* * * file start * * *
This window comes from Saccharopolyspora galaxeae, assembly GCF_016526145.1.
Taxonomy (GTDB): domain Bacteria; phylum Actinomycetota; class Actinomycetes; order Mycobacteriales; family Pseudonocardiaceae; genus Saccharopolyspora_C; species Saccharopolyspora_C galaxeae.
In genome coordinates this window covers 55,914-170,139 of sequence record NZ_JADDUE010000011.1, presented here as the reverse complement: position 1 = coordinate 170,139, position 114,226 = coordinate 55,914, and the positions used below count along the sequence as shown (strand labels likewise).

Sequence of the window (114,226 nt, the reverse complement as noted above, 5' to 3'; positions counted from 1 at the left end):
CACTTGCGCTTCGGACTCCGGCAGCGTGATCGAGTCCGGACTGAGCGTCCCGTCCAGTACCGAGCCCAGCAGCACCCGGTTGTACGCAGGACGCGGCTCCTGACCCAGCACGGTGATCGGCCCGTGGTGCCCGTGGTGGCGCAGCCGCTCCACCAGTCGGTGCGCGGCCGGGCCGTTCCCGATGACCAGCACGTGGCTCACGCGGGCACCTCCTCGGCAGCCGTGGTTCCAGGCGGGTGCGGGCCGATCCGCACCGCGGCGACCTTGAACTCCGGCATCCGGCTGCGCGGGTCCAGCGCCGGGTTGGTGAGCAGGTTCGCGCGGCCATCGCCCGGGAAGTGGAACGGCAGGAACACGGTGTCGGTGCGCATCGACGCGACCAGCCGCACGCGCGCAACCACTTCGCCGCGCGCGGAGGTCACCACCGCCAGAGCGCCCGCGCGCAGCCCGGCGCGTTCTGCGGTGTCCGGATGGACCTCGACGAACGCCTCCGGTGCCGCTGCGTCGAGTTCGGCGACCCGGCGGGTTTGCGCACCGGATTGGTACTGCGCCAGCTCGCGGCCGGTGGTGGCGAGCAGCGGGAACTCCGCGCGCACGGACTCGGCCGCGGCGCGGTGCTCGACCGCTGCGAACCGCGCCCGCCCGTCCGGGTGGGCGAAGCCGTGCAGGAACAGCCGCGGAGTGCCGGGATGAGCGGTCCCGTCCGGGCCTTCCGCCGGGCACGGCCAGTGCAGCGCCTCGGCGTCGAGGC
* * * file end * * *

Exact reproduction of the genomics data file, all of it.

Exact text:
This window comes from Saccharopolyspora galaxeae, assembly GCF_016526145.1.
Taxonomy (GTDB): domain Bacteria; phylum Actinomycetota; class Actinomycetes; order Mycobacteriales; family Pseudonocardiaceae; genus Saccharopolyspora_C; species Saccharopolyspora_C galaxeae.
In genome coordinates this window covers 55,914-170,139 of sequence record NZ_JADDUE010000011.1, presented here as the reverse complement: position 1 = coordinate 170,139, position 114,226 = coordinate 55,914, and the positions used below count along the sequence as shown (strand labels likewise).

Sequence of the window (114,226 nt, the reverse complement as noted above, 5' to 3'; positions counted from 1 at the left end):
CACTTGCGCTTCGGACTCCGGCAGCGTGATCGAGTCCGGACTGAGCGTCCCGTCCAGTACCGAGCCCAGCAGCACCCGGTTGTACGCAGGACGCGGCTCCTGACCCAGCACGGTGATCGGCCCGTGGTGCCCGTGGTGGCGCAGCCGCTCCACCAGTCGGTGCGCGGCCGGGCCGTTCCCGATGACCAGCACGTGGCTCACGCGGGCACCTCCTCGGCAGCCGTGGTTCCAGGCGGGTGCGGGCCGATCCGCACCGCGGCGACCTTGAACTCCGGCATCCGGCTGCGCGGGTCCAGCGCCGGGTTGGTGAGCAGGTTCGCGCGGCCATCGCCCGGGAAGTGGAACGGCAGGAACACGGTGTCGGTGCGCATCGACGCGACCAGCCGCACGCGCGCAACCACTTCGCCGCGCGCGGAGGTCACCACCGCCAGAGCGCCCGCGCGCAGCCCGGCGCGTTCTGCGGTGTCCGGATGGACCTCGACGAACGCCTCCGGTGCCGCTGCGTCGAGTTCGGCGACCCGGCGGGTTTGCGCACCGGATTGGTACTGCGCCAGCTCGCGGCCGGTGGTGGCGAGCAGCGGGAACTCCGCGCGCACGGACTCGGCCGCGGCGCGGTGCTCGACCGCTGCGAACCGCGCCCGCCCGTCCGGGTGGGCGAAGCCGTGCAGGAACAGCCGCGGAGTGCCGGGATGAGCGGTCCCGTCCGGGCCTTCCGCCGGGCACGGCCAGTGCAGCGCCTCGGCGTCGAGGC